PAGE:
Tarnanthi returns with first glimpse of 2019 festival program

South Australia’s annual celebration of contemporary Aboriginal and Torres Strait Islander art is back in 2019.

Now in its fourth year, Tarnanthi will return in October to bring together the work of over 1000 First Nations artists from around Australia for a city-wide showcase of Aboriginal and Torres Strait Islander contemporary art.

The yolŋu artists of Arnhem Land will take centre stage in AGSA’s flagship 2019 exhibition, with Gurruṯu set to showcase artists working out of Buku-Larrŋgay Mulka Centre in Yirrkala, north-east Arnhem Land. The work of artists from the Anangu Pitjantjatjara Yankunytjatjara Lands in north-west South Australia will also be highlighted throughout the festival, including the unveiling of a significant new work from Ngupulya Pumani of Mimili Maku Arts.

from left; Unknown south-east Aboriginal artist, Digging stick, 1800s, Victoria, wood; Registered 1988, unknown source, Australian Museum, Sydney, photo: Rebecca Fisher. Unknown south-east Aboriginal artist, Digging stick, 1800s, western Victoria, wood; Registered 1982, Donated by Mr Charles Melbourne Ward, Australian Museum, Sydney, photo: Rebecca Fisher. Eugene Von Guérard, Australia, 1811 - 1901, Early settlement of Thomas & William Lang. Salt Water River Port Phillip, N.S. Wales. March 1840, 1866-67, Melbourne, oil on canvas; M.J.M. Carter AO Collection through the Art Gallery of South Australia Foundation 2016. Donated through the Australian Government's Cultural Gifts Program, Art Gallery of South Australia, Adelaide.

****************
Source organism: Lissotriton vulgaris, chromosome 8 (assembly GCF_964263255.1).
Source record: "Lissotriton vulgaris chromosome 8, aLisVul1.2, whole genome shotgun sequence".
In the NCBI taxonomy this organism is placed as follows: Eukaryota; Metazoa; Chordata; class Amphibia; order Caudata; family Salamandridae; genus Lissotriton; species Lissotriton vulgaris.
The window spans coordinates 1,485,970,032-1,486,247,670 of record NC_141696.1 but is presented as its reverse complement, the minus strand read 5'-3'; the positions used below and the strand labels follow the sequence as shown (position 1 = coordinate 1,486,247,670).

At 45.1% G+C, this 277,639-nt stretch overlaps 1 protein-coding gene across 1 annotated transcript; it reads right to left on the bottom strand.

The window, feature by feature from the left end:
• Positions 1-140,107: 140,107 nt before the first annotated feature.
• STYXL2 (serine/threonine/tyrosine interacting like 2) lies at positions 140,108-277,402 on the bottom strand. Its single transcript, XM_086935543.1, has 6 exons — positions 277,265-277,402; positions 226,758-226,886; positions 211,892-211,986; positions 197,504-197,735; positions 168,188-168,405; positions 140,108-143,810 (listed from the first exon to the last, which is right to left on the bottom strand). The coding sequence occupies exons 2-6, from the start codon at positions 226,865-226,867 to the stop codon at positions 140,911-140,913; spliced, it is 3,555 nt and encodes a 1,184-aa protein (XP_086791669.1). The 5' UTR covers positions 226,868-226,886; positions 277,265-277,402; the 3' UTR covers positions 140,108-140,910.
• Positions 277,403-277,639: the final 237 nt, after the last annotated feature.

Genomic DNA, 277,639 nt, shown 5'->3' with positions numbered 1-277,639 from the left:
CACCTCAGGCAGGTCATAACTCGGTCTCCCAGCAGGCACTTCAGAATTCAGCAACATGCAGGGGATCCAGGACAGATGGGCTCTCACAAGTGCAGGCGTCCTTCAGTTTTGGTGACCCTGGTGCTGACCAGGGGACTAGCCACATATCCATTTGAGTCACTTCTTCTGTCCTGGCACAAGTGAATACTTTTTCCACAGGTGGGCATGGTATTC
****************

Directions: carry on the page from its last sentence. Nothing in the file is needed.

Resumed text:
Bunha-bunhanga, from left; Unknown south-east Aboriginal artist, Digging stick, 1800s, Victoria, wood; Registered 1988, unknown source, Australian Museum, Sydney, photo: Rebecca Fisher. Unknown south-east Aboriginal artist, Digging stick, 1800s, western Victoria, wood; Registered 1982, Donated by Mr Charles Melbourne Ward, Australian Museum, Sydney, photo: Rebecca Fisher. Eugene Von Guérard, Australia, 1811 – 1901, Early settlement of Thomas & William Lang. Salt Water River Port Phillip, N.S. Wales. March 1840, 1866-67, Melbourne, oil on canvas; M.J.M. Carter AO Collection through the Art Gallery of South Australia Foundation 2016. Donated through the Australian Government’s Cultural Gifts Program, Art Gallery of South Australia, Adelaide.

Bunha-bunhanga: Aboriginal agriculture in the south-east will see Wiradjuri/Kamilaroi artist Jonathan Jones interpret the research of Dark Emu author Bruce Pascoe, reflecting upon Pascoe’s writing which highlights sophisticated agricultural practices of pre-colonial Aboriginal societies long ignored by settler societies. Jones explores these themes through the contrasting imagery of historical landscape paintings and Aboriginal tools drawn from museum collections.

The much-loved Tarnanthi Art Fair will also return to Tandanya National Aboriginal Cultural Institute in 2019, bringing together creations from 50 arts centres around Australia in a rare opportunity for art lovers and artists to explore and directly support the breadth and diversity of Aboriginal and Torres Strait Islanders contemporary artists and their work.

2018 TARNANTHI Art Fair; photo: Nat Rogers.
2018 Tarnanthi Art Fair (Photo: Nat Rogers)

The complete 2019 Tarnanthi program is due to be announced in August 2019.

Tarnanthi: Festival of Contemporary Aboriginal and Torres Strait Islander Art
October 18 – 27
agsa.sa.gov.au

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